“Those who bought the equity market on the view that the yen is falling would be stupid not to hedge it,” Kumada said in a phone interview March 7. LGT oversees more than $20 billion. “It has a small cost, but it’s not significant.”
Exchange-traded funds such as the $4.7 billion WisdomTree Japan Hedged Equity Fund neutralize the risk of yen fluctuations for overseas money managers. Average volume in 2013 climbed to more than 10 times the mean during last year, according to data compiled by Bloomberg. The fund rose 15 percent this year compared with an 8.3 percent advance on the S&P 500.
Traders betting on declines borrowed and sold short more than 1.1 million shares of the WisdomTree ETF between Jan. 31 and Feb. 15 and almost 18 million shares of the iShares MSCI Japan Index Fund, according to data compiled by the New York Stock Exchange. The increases were both among the 10 biggest on a percentage basis, the NYSE said.
Short selling in Tokyo fell to 12 percent of total turnover on March 8, the lowest level since the Tokyo Stock Exchange began releasing the data in October 2008.
Japanese investors, immune from yen fluctuations, are starting to return to the market. Individuals added 4.9 trillion yen to assets held by Nomura in January, the biggest monthly gain in at least a decade. The increase took the total of so-called retail assets at the brokerage to 78.5 trillion yen, the highest since December 2007.
Accounts at Monex Securities, the fifth-biggest brokerage by revenue, increased by 14,588 in January, compared with an increase of 413 in October, before the rally started. Account additions more than doubled in the same time period for Matsui Securities Co., the country’s most profitable web-based brokerage, and Kabu.Com Securities Co., controlled by Bank of Tokyo-Mitsubishi UFJ Ltd.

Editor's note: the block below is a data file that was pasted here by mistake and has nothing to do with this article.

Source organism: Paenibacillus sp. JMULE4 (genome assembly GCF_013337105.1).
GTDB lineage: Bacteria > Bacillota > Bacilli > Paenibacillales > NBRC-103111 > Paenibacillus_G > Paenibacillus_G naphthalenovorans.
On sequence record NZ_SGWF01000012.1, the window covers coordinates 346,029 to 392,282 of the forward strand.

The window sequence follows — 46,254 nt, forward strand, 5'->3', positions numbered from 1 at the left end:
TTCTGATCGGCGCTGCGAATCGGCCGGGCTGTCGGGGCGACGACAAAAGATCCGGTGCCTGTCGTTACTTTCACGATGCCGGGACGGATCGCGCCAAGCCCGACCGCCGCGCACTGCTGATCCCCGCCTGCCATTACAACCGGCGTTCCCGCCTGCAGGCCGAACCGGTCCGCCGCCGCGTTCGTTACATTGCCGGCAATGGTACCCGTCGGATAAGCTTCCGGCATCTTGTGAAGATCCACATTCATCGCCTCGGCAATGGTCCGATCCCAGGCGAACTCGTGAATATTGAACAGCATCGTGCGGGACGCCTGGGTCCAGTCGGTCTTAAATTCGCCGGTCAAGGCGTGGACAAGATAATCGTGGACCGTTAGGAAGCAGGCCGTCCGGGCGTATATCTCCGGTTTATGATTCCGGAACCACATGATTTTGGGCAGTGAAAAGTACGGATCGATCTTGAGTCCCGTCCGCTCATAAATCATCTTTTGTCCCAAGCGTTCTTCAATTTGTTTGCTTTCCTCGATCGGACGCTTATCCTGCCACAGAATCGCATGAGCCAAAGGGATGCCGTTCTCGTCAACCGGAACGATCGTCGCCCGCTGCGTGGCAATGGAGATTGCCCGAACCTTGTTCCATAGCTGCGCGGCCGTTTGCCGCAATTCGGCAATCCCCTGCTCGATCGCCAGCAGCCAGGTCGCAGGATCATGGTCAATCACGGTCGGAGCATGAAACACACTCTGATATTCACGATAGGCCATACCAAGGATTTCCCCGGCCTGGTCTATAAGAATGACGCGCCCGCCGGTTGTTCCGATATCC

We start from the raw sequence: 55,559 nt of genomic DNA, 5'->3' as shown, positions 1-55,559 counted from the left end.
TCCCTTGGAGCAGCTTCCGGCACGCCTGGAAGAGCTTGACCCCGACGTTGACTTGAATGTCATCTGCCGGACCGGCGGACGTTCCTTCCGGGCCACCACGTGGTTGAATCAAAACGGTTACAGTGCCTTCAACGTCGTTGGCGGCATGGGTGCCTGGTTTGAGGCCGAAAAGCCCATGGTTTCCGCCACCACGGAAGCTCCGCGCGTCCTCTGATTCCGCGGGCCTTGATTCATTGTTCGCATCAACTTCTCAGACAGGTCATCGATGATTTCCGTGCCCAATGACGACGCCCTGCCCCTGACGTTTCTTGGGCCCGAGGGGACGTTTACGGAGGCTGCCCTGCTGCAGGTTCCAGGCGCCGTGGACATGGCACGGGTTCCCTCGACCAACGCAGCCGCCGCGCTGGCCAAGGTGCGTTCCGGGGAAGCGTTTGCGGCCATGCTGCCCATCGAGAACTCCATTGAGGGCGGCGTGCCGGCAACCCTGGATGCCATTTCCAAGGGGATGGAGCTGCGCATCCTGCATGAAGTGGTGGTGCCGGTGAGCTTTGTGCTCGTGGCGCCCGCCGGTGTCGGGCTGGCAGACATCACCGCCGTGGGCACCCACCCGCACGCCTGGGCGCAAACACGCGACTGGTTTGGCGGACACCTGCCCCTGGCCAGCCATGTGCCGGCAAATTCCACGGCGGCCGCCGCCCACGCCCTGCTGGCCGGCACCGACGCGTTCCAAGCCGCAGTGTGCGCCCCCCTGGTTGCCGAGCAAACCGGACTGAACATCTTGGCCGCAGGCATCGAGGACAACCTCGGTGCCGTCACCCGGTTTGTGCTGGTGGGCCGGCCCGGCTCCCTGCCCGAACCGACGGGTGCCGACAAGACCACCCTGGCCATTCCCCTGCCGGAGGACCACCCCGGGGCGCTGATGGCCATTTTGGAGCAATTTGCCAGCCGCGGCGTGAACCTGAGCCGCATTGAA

Individual investors may not be enough to drive the market, if history is any guide. They were buying stocks as the Topix dropped 61 percent in the two years through March 2009. Before that, investors sold equities for the four years through 2007, while the Topix soared 132 percent.
U.S. investors increased their holdings of H2O Retailing Corp., the Osaka-based company that operates railway terminal stores, by 3.5 percentage points in the past 12 months, according to data compiled by Bloomberg. While the stock is up 7.3 percent since November, investments converted back into dollars have lost 9.3 percent.
Calbee Inc., the Tokyo-based snackmaker, also lost money for U.S. investors, with its stock up 12 percent in yen and down 5.6 percent in dollars. Americans own 18 percent, up from 9.1 percent at this point last year, data show.
Cosmos Pharmaceutical Corp. has 27 percent U.S. ownership, up 6.3 percent from March 2012, data compiled by Bloomberg Show. The drugstore operator’s advance fell to 28 percent from 52 percent with currency adjustments.
“This rally has been predicated on weaker yen, and I think those trends are still in place,” Russ Koesterich, the global chief investment strategist at BlackRock Inc., said in a March 6 phone interview. The New York-based company is the world’s largest money manager with $3.8 trillion in assets. “For longer-term investors, having a big position in Japan, that’s still a big question mark.”